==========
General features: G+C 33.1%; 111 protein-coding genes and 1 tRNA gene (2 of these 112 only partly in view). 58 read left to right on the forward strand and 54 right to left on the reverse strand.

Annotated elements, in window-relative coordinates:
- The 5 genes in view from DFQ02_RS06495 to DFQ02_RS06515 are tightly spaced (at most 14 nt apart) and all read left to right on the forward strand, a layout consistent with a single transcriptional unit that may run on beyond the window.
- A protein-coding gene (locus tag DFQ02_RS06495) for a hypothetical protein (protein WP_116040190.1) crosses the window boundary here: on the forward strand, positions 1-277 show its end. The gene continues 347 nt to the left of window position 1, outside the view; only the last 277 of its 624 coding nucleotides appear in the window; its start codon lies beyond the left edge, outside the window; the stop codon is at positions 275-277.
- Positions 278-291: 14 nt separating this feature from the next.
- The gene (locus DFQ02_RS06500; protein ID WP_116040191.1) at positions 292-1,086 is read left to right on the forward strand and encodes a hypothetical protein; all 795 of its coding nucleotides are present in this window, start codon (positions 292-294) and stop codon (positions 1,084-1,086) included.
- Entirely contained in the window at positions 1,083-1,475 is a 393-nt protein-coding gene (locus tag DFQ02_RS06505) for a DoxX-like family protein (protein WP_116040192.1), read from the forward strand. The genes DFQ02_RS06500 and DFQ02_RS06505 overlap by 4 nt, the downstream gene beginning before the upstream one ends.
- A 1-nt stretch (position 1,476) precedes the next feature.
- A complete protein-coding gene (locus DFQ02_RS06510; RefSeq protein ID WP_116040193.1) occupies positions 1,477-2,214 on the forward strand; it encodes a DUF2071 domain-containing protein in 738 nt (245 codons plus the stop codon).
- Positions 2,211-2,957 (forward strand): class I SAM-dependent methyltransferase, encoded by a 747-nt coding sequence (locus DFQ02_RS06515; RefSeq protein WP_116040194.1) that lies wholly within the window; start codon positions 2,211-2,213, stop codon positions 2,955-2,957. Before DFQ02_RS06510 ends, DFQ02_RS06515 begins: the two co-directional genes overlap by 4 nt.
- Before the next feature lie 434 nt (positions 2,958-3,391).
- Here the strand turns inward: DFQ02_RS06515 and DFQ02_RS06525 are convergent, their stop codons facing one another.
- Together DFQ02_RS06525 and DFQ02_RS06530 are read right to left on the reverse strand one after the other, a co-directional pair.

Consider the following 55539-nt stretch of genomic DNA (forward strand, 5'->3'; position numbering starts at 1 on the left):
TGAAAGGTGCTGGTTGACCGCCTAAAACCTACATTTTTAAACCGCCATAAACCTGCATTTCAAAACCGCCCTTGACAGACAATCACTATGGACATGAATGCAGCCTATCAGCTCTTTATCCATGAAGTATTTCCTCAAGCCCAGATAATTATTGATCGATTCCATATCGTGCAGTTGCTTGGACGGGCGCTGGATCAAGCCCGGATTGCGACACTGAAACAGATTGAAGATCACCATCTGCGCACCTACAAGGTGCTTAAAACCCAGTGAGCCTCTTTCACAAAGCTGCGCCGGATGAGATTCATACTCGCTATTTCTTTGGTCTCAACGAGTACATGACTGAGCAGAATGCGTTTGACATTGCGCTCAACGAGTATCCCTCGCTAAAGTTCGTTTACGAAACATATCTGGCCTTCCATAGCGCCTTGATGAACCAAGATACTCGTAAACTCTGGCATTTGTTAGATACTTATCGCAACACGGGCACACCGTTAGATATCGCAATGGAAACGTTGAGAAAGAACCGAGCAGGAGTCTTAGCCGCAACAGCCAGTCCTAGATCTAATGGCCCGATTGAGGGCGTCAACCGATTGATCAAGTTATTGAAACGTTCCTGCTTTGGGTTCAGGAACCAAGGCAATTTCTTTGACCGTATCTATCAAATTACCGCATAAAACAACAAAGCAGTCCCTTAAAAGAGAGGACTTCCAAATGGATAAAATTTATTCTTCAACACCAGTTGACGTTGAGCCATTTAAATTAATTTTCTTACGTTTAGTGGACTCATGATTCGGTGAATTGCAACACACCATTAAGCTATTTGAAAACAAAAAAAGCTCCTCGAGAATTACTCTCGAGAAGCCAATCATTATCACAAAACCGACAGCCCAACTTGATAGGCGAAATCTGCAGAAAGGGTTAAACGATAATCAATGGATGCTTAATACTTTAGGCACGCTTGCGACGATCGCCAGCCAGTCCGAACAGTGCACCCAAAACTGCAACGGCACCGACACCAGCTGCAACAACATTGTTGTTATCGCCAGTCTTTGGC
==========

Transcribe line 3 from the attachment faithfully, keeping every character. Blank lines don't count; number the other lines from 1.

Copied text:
- The 5 genes in view from DFQ02_RS06495 to DFQ02_RS06515 are tightly spaced (at most 14 nt apart) and all read left to right on the forward strand, a layout consistent with a single transcriptional unit that may run on beyond the window.